- The Washington Times - Sunday, August 11, 2002

By William A Dobak and Thomas D. Phillips
$34.95, 360 pages, illustrated

"The Black Regulars," a history of the historic black Army units9th and 10th Cavalry, 24th and 25th Infantry during the last third of the 19th century is a must read for anybody interested in African-American military history, or the history of the American West.It is more than an outstanding book: It is the best chronicle of these faithful, effective and highly professional soldiers published to date.It is scrupulously and imaginatively researched and documented, effectively written, well paced and illustrated, objective, and thorough.
We are, fortunately, past the stage of informing Americans that blacks served heroically after the Civil War in the West in histories that, for the most part, tell only of the faithfulness and heroism of the black troopers.This history covers all the bases, probes the dark side as well as the laudatory, and in the process explodes some myths.Black soldiers had the same human failings as whites troopers, and we learn about rowdy (and randy) troops.
But as William Dobak and Thomas Phillips point out, alcohol caused fewer problems for blacks in uniform than for whites, black soldiers were generally better behaved than whites, and the desertion rate for black units (certainly a key indicator of professionalism) was a small fraction of that of white outfits.Over the three decades covered here, because blacks reenlisted at a much higher rate than whites (and, again, had a much lower desertion rate) the black regular units became highly dependable probably the most reliable regiments in the Army.
One senior officer pondered the success of the Buffalo Soldiers and the black infantry and concluded peacetime soldiering attracted "as a rule only … the poorest classes of whites in this country," but the Army was "probably the best position that is offered to a black man, and … the United States can probably receive the services of the best." According to Mr. Dobak and Mr. Phillips, this commander's "observation was close to the truth."
Service in the West in the closing decades of the century "was not a life of high adventure," for black or white soldiers the authors tell us, "with each day bringing fresh Indians and outlaws to chase.Their task the entire Army's task was to preserve order, which they did in the 1870s by trying to ensure that Indians left their reservation only to hunt, in the 1880s by keeping white intruders out of those same reservations, and in the 1890s by guarding property during labor strikes.They escorted railroad surveyors and track layers, built roads, and strung miles of telegraph and telephone wire themselves." Western movies have provided a decidedly romanticbut highly inaccurateview.
Mr. Dobak and Mr. Phillips assert that the "black regiments had their origin in the army's need for men."Indeed. And that, dear reader is also the reason the United States military today is 15 percent female.The Army of the 19th century, except for the four-year Civil War, was an all-volunteer force, like today's.Because there was a low propensity to serve in the military like today the War Department had to turn to a minority group not hitherto welcomed in the military.In the 19th century blacks, and in the 21st females.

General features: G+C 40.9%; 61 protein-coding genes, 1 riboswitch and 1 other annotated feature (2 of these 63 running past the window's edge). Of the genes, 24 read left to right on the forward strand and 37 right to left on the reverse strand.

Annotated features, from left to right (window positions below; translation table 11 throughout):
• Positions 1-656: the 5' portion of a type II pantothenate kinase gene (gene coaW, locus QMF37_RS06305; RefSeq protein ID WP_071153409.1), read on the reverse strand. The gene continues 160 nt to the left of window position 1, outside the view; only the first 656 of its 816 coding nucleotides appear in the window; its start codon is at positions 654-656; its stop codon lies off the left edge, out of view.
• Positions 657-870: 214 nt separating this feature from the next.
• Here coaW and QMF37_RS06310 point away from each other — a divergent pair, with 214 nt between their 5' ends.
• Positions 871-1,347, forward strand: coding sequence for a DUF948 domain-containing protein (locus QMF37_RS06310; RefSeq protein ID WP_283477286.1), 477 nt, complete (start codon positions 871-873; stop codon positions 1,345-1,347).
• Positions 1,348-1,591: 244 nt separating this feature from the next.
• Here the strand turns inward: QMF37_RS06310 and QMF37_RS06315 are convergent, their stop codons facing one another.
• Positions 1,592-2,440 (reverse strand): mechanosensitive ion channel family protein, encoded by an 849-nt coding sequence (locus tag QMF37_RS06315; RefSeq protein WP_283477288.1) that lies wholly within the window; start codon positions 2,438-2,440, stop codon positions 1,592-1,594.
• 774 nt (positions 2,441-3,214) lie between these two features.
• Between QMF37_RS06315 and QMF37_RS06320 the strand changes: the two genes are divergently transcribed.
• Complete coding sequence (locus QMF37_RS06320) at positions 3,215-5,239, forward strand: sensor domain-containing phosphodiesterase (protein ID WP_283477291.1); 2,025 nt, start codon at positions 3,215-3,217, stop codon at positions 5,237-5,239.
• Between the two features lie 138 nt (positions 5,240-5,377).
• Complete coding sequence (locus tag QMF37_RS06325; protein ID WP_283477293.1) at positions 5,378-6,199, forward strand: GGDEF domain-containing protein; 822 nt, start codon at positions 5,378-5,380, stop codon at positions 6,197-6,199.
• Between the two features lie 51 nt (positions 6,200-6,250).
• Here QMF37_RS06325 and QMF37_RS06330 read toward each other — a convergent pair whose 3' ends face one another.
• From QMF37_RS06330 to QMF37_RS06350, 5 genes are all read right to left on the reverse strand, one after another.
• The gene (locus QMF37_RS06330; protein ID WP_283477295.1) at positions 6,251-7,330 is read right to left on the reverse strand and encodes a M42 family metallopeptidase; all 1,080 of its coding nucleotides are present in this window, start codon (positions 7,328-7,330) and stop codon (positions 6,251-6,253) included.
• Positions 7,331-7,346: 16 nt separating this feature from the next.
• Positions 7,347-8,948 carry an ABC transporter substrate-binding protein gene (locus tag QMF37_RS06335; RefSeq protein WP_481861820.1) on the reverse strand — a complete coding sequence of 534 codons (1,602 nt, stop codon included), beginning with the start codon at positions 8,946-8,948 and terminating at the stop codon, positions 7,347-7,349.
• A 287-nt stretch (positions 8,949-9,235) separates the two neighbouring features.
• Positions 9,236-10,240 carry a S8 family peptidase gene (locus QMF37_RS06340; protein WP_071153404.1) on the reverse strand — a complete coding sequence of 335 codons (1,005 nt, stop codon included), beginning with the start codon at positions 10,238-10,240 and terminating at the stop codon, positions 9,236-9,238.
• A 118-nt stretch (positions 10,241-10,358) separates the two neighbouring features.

Like the military of today, to recruit and retain qualified and competent blacks, the military of the late 19th century had to offer African-Americans something like equal opportunity, and it did.Over the last three decades since the all-volunteer military was inaugurated, the United States armed forceshave had to provide equal opportunity for females in order to recruit and retain effective women, and have, therefore, slowly opened nearly all specialtiesincluding most combat fieldsto entice women to come on board and remain.
In the 19th century blacks were paid the same as whites, had the same authority that went with grade and rank (albeit in a segregated environment), and treatment in the Army was definitely better than it was in civilian life.Blacks who became involved in the military justice system, for example, received the same treatment as whites, had comparable sentences when found guilty, were acquitted as often as whites, and testimony from blacks was totally acceptable, something not found in most states in the country, and completely missing from the states of the old Confederacy and formerly slave states that had remained in the Union.
The black regulars, moreover, did not tolerate ill treatment and prejudice by civilians and bigoted law officers.
When treated uncivilly or illegally, these troopers fought back, often with their rifles and pistols, and they certainly knew how to use them.If blacks who fought back were disproportionately punished, it was by civilian politicians, not the Army.
Read "The Black Regulars."It is outstanding and complete, and it fills a felt need.

Alan Gropman is chairman of the Grand Strategy Department at the Industrial College of the Armed Forces.

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